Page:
Live electronic music
Live electronic music (also known as live electronics and electroacoustic improvisation) is any kind of music that can include the use of electroacoustic instruments, various electronic sound-generating devices, and computers, but which generally excludes the use of prerecorded or sampled material. Initially the practice developed in reaction to sound-based composition for fixed media such as musique concrète, electronic music and early computer music. Musical improvisation often plays a large role in the performance of this music. The timbres of various sounds may be transformed extensively using devices such as amplifiers, filters, ring modulators and other forms of circuitry (Sutherland 1994, 157). Widespread adoption of mobile computing has led to an increase in the use of computers in live electronics. Real-time generation and manipulation of audio using laptop computers is now commonplace.
Early electronic instruments intended for live performance, such as Thaddeus Cahill's Telharmonium (1897) and instruments developed between the two world wars, such as the Theremin, ondes Martenot, and Trautonium, may be cited as antecedents (Manning 2013, 157), but were intended simply as new means of sound production, and did nothing to change the nature of musical composition or performance (Collins 2007, 39).
Cage’s Imaginary Landscape No. 1 (1939) was among the earliest compositions to include an innovative use of live electronic material; it featured two variable-speed phonograph turntables and sine-tone recordings (Collins 2007, 38–39). Cage's interest in live electronics continued through the 1940s and 1950s, providing inspiration for the formation of a number of live-electronic groups in America who came to regard themselves as the pioneers of a new art form (Manning 2013, 157).
In Europe, Pierre Schaeffer had attempted live generation of the final stages of his works at the first public concert of musique concrète in 1951 with limited success. However, it was in Europe at the end of the 1950s and early 1960s that the most coherent transition from studio electronic techniques to live synthesis occurred. Mauricio Kagel's Transición II (1959) combined two tape recorders for live manipulation of the sounds of piano and percussion, and beginning in 1964 Karlheinz Stockhausen entered on a period of intensive work with live electronics with three works, Mikrophonie I and Mixtur (both 1964), and Mikrophonie II (Manning 2013, 157–58). While earlier live-electronic compositions, such as Cage's Cartridge Music (1960), had mainly employed amplification, Stockhausen's innovation was to add electronic transformation through filtering, which erased the distinction between instrumental and electronic music (Toop 2002, 495).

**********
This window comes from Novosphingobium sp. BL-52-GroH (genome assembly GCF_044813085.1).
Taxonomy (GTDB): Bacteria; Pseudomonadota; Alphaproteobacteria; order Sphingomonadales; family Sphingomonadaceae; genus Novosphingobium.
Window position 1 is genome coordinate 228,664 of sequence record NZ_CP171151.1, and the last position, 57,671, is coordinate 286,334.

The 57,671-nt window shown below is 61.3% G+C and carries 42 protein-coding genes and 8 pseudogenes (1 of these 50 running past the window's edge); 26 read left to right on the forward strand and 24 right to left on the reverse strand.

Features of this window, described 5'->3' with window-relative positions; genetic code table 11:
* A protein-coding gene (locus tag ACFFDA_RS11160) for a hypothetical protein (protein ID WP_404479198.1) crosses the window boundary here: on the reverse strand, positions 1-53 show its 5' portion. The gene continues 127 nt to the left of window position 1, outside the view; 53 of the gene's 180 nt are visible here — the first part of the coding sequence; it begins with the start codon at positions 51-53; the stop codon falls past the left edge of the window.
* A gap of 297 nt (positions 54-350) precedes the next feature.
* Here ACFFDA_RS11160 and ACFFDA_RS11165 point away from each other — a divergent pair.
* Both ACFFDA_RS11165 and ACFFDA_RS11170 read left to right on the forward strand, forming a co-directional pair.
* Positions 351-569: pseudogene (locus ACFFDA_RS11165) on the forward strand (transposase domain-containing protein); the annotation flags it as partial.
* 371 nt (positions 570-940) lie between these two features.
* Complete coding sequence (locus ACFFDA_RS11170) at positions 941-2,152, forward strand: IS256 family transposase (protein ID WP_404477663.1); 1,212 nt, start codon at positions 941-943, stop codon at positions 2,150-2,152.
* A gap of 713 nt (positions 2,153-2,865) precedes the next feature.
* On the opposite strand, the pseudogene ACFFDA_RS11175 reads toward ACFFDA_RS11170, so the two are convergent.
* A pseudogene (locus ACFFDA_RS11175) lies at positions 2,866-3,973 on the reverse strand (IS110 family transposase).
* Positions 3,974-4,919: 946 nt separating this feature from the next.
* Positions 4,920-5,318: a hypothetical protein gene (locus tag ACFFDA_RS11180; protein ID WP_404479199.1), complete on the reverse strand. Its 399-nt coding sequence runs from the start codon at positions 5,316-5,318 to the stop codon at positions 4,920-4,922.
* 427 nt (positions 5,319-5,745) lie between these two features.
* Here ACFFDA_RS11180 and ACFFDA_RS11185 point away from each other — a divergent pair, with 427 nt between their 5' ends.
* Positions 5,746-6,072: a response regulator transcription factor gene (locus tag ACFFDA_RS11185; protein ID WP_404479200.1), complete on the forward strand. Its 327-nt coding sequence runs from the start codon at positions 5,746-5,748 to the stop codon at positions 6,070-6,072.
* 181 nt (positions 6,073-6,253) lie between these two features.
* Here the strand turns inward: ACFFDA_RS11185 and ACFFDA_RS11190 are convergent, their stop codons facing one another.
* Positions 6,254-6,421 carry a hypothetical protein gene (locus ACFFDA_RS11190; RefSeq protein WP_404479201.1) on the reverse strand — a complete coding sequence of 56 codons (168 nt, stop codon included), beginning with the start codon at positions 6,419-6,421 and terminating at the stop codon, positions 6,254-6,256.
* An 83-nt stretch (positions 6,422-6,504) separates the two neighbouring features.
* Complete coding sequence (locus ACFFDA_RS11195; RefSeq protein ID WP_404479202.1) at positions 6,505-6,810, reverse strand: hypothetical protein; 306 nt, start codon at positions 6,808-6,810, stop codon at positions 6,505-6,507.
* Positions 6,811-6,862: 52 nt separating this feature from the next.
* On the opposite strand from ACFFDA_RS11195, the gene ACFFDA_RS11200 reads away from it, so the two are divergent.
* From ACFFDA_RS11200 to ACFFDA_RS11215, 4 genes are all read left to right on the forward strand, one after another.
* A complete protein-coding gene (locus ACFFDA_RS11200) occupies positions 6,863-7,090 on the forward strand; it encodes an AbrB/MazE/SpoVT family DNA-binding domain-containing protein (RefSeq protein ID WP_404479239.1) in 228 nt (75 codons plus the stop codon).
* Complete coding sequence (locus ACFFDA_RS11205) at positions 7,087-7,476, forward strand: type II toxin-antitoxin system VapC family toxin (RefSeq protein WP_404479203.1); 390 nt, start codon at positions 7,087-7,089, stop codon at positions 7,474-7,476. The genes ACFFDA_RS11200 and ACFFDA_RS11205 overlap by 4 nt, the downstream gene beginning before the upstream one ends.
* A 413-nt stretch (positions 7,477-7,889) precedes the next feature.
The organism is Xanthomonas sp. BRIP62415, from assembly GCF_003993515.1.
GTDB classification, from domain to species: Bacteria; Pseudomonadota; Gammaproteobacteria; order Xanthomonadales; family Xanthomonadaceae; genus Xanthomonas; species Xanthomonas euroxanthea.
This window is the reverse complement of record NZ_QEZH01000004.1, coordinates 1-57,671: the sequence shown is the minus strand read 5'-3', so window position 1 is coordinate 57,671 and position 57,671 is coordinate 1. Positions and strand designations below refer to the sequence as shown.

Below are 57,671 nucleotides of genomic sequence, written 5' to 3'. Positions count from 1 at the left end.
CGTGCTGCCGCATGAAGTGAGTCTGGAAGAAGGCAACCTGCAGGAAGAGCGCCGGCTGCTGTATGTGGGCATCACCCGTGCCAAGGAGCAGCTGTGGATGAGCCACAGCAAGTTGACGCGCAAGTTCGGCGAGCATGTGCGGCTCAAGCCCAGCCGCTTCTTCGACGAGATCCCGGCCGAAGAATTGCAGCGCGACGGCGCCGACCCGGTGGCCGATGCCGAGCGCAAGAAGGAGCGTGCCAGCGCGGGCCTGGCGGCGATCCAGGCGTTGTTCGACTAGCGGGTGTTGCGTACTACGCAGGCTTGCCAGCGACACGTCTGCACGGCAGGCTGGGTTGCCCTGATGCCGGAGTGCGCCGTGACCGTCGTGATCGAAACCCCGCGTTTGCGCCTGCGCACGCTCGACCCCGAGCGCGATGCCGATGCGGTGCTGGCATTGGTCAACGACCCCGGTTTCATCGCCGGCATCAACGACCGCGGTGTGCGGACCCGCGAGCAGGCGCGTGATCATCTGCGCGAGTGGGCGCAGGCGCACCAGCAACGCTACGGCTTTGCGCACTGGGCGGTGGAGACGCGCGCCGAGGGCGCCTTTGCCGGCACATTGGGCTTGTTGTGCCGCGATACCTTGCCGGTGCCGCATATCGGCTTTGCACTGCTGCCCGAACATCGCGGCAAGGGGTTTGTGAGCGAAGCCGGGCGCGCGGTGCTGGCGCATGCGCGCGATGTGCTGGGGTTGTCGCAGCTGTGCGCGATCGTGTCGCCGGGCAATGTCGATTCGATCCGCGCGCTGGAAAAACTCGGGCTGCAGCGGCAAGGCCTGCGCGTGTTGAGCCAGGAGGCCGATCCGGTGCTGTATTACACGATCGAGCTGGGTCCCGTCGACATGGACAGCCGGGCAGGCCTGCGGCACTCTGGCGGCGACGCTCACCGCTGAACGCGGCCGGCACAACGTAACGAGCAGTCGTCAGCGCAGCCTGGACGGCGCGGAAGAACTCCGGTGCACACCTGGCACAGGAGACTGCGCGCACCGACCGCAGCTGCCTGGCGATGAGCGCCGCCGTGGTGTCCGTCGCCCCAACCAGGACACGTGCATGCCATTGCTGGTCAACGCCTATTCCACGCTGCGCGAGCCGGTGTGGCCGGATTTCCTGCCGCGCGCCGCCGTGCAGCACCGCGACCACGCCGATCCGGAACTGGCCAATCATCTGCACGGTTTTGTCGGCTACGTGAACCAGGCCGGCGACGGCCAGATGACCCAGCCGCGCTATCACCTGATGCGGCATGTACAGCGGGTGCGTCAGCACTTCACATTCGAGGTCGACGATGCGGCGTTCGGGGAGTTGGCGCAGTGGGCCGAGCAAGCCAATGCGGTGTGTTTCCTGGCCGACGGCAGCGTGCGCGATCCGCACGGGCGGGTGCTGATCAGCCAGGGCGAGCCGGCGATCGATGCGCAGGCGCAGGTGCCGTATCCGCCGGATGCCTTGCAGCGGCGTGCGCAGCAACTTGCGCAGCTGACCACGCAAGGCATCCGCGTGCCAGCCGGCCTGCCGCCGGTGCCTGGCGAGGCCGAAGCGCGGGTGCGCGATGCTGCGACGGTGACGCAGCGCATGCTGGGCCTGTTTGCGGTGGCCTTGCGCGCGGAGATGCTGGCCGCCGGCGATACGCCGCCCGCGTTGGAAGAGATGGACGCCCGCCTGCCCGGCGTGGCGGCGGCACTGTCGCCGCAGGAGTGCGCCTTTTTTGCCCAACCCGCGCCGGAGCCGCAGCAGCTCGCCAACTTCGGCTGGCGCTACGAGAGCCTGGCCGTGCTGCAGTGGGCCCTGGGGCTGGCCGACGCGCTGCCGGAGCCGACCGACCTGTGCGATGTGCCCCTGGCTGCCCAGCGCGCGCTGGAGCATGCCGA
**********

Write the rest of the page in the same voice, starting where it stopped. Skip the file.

During the 1960s, a number of composers believed studio-based composition, such as musique concrète, lacked elements that were central to the creation of live music, such as: spontaneity, dialogue, discovery and group interaction. Many composers viewed the development of live electronics as a reaction against "the largely technocratic and rationalistic ethos of studio processed tape music" which was devoid of the visual and theatrical component of live performance (Sutherland 1994, 157). By the 1970s, live electronics had become the primary area of innovation in electronic music (Simms 1986, 395).
Electroacoustic improvisation is a form of free improvisation that was originally referred to as live electronics. It has been part of the sound art world since the 1930s with the early works of John Cage (Schrader 1991,[page needed]; Cage 1960). Source magazine published articles by a number of leading electronic and avant-garde composers in the 1960s (Anon. n.d.(a)) and in Montreal, Canada, there were two live electronic ensembles in the 1970s, MetaMusic and Sonde (Anon. 2012).[not in citation given] This field has expanded rapidly with the use of powerful, inexpensive laptop computers.
It was further influenced by electronic and electroacoustic music, the music of American experimental composers such as John Cage, Morton Feldman and David Tudor. Other influences include musique concrète and the so-called instrumental musique concrète of Helmut Lachenmann. British free improvisation group AMM, particularly their guitarist Keith Rowe, have also played a contributing role in bringing attention to the practice.
A variety of terms have been used to describe music associated with electroacoustic improvisation such as “lowercase” (a term coined by artist and musician Steve Roden for his own work), “onkyokei” (or Onkyo) (used to describe the Japanese equivalent), “taomud” (meaning “the area of music under discussion”), “New London Silence” and “Berlin reductionism”.